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The Monday morning of the week of Thanksgiving found me walking up the long sloping hill toward our nation’s Capitol building. There was a dampness in the air that spoke volumes about the change in weather since our arrival in Washington two days earlier and foretold of the rain that was coming soon. As I got to the edge of the Capitol property, I veered left and walked along the sidewalk that surrounded the periphery of the grounds, now heading away from the center of the free world and the building that housed all that power and history toward a much smaller but equally majestic structure. Suddenly, it loomed before me, tall and white, a steep set of steps leading up to an impressive set of marble columns crowned with Corinthian capitals. These supported a mammoth pediment from which figures I thought must represent the mythological gods of ancient Greece or Rome peered out over the grounds and down on the insignificant mortals who approached. Beneath them, four words were engraved into the center: “Equal Justice Under Law”. This must be the place, the great Temple of Justice, otherwise known as the United States Supreme Court and after spending much of my adult life keenly interested in it, I am finally going to enter it for the first time.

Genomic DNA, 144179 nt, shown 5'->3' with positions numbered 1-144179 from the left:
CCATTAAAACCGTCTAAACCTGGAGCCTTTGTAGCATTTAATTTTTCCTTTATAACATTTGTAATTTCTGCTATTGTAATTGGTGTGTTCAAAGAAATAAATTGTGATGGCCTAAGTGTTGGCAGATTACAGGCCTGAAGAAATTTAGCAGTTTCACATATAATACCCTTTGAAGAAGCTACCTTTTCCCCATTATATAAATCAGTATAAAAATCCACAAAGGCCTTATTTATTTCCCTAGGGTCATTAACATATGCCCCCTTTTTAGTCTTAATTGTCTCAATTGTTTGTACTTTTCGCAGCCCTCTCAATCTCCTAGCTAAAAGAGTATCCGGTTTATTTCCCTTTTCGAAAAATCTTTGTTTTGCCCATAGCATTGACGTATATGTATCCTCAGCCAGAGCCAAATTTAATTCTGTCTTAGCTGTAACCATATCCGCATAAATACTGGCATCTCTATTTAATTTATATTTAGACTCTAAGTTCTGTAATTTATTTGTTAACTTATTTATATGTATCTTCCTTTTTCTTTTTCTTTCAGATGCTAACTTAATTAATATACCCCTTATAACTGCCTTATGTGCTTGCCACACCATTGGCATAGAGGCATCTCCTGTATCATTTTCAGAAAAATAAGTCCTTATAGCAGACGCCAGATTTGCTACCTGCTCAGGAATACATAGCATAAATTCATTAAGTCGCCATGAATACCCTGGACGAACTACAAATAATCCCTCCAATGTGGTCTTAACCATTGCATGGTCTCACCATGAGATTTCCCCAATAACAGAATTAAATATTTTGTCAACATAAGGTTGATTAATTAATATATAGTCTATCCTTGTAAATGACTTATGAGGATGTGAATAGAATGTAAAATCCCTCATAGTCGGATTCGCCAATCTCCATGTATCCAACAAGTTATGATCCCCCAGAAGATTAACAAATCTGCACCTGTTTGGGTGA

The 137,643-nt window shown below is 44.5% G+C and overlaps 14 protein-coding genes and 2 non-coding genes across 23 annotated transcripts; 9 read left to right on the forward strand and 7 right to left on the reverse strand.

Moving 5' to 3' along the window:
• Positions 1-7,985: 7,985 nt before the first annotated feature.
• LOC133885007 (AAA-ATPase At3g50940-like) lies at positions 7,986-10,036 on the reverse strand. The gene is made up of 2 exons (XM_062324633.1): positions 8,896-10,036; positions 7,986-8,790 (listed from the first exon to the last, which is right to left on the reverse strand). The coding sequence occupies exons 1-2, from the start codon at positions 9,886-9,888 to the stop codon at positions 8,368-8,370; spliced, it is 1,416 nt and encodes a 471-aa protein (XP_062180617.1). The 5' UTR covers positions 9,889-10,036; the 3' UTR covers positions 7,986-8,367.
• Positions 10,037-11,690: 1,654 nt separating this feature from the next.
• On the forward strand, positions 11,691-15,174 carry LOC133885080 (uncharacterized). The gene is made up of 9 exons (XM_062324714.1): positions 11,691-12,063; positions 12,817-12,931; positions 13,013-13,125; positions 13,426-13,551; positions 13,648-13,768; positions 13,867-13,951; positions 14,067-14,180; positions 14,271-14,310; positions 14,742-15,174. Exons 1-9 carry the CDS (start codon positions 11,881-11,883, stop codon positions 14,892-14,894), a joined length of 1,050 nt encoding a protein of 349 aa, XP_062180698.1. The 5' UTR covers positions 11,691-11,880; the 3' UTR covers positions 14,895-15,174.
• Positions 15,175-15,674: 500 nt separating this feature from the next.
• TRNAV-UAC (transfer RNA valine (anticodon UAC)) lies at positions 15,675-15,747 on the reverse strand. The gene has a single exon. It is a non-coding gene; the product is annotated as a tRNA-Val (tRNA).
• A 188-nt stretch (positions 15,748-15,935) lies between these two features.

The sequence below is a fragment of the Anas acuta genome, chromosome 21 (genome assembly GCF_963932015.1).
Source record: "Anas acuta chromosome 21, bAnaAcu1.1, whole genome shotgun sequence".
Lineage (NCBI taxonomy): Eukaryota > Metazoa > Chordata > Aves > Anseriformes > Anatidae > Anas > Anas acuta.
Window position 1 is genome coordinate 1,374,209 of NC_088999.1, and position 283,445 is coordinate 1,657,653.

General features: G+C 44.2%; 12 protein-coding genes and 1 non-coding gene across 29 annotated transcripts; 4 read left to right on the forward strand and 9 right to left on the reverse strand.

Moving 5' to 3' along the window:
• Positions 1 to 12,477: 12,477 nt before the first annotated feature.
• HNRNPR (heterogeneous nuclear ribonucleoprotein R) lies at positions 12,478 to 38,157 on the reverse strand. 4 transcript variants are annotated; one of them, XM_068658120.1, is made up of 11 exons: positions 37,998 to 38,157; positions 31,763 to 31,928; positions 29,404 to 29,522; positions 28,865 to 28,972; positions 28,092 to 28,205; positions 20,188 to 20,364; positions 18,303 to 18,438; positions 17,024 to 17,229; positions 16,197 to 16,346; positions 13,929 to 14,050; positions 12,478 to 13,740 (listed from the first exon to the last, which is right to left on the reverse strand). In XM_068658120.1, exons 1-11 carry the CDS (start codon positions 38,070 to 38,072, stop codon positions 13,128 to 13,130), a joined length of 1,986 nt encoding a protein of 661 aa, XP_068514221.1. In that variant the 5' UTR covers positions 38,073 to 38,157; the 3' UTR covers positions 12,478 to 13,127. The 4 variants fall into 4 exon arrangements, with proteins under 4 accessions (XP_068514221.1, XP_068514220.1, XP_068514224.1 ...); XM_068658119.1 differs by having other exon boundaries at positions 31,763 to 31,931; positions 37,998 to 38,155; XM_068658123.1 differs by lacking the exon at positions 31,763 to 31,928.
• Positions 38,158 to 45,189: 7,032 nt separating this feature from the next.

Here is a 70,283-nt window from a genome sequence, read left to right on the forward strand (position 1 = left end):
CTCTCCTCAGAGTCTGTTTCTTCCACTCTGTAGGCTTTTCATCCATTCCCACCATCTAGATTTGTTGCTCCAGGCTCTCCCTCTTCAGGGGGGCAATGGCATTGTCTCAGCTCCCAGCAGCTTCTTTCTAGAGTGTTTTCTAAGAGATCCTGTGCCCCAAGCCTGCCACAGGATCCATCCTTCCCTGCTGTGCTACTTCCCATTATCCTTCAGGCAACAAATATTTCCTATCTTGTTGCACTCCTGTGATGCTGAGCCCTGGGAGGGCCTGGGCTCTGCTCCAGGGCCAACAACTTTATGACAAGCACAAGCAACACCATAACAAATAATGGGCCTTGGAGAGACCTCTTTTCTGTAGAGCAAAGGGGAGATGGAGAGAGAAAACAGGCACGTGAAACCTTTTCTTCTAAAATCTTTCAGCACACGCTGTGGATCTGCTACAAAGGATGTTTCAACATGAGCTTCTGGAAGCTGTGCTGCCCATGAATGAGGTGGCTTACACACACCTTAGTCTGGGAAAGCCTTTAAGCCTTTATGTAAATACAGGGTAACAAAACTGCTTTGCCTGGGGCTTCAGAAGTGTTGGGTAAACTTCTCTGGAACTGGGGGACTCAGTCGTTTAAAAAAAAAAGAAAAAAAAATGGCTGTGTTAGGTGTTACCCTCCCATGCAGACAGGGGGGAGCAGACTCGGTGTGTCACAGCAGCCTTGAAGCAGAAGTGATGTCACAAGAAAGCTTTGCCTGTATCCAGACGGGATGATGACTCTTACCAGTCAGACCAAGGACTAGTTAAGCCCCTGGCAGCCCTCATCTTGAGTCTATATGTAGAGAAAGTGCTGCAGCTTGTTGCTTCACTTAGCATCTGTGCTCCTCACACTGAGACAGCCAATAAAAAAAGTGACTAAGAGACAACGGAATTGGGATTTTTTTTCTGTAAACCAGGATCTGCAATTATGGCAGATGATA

The beauty of the Supreme Court isn’t just the building that houses it but the fact that it isn’t one of the prime destinations of most of the tourists that come to Washington DC. To find them, one only had to look across the street at the Capitol building or further on down the National Mall to the Washington Monument and the Lincoln Memorial. Those wishing to get on a list and go through an extensive background check could also seek admittance into the White House, a mile or so beyond the Capitol. For those like me, interested in that other, equally powerful and unique branch of our Federal Government, the price of admission to the Court was a momentary inconvenience of a security checkpoint and a search of my person, after which I was left alone to explore the Court at my own pace. The Supreme Court is the least known and understood branch, certainly the most mysterious and the one most steeped in history so for many, a ride by the Court on a tour bus or trolley is usually enough. For me, however, it only scratched the surface.